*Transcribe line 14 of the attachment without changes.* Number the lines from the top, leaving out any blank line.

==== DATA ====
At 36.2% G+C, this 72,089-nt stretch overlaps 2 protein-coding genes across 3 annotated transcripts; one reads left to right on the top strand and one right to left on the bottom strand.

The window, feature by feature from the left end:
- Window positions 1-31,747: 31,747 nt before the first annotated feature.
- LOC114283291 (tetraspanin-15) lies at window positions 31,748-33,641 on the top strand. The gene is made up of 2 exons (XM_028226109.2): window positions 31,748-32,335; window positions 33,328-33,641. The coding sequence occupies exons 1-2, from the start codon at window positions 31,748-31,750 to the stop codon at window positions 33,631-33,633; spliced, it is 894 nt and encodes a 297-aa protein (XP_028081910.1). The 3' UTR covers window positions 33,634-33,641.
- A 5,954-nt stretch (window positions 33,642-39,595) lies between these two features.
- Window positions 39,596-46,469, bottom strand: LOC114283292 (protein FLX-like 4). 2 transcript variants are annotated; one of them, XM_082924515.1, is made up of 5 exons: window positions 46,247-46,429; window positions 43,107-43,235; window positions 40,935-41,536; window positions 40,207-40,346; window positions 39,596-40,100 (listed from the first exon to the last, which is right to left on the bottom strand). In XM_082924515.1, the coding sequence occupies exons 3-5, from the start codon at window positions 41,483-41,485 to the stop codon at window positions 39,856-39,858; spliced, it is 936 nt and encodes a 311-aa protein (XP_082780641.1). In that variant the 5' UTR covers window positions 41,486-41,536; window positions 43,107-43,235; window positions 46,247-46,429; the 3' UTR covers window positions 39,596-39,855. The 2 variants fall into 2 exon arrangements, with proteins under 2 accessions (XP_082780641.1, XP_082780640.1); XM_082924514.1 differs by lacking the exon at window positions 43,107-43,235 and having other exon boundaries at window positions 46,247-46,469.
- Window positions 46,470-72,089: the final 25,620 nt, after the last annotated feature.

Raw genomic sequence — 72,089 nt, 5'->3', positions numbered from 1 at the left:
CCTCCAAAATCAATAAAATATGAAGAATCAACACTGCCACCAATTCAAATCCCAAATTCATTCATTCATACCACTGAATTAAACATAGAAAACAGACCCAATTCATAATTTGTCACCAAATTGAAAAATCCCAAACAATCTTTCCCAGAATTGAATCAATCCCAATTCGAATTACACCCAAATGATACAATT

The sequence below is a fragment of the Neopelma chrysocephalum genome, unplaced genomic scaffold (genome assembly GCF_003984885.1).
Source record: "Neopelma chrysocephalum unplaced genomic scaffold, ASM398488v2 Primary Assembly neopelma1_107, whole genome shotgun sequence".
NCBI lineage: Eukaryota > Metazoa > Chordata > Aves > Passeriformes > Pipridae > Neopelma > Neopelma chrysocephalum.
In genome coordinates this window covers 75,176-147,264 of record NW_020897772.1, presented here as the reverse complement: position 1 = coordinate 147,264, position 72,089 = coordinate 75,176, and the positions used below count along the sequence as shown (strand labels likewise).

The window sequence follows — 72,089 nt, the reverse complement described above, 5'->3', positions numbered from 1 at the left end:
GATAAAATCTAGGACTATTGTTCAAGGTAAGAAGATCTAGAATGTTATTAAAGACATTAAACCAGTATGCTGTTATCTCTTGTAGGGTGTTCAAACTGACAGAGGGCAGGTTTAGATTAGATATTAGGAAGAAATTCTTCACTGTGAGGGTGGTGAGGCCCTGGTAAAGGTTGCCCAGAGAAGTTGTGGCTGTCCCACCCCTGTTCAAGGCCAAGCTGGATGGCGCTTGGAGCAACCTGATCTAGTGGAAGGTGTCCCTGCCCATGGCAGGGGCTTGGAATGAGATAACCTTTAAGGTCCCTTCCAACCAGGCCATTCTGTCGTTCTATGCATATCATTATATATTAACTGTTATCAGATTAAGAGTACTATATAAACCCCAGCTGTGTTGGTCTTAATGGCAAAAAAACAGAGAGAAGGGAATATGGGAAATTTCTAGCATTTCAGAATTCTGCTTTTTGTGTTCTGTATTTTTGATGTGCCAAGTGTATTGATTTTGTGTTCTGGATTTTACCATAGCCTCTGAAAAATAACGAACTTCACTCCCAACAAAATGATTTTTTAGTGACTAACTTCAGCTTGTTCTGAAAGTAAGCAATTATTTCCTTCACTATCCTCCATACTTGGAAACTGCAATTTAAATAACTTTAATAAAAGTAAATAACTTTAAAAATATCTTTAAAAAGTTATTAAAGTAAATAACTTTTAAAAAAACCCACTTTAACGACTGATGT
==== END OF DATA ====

The window sequence follows — 72,089 nt, the reverse complement described above, 5'->3', positions numbered from 1 at the left end: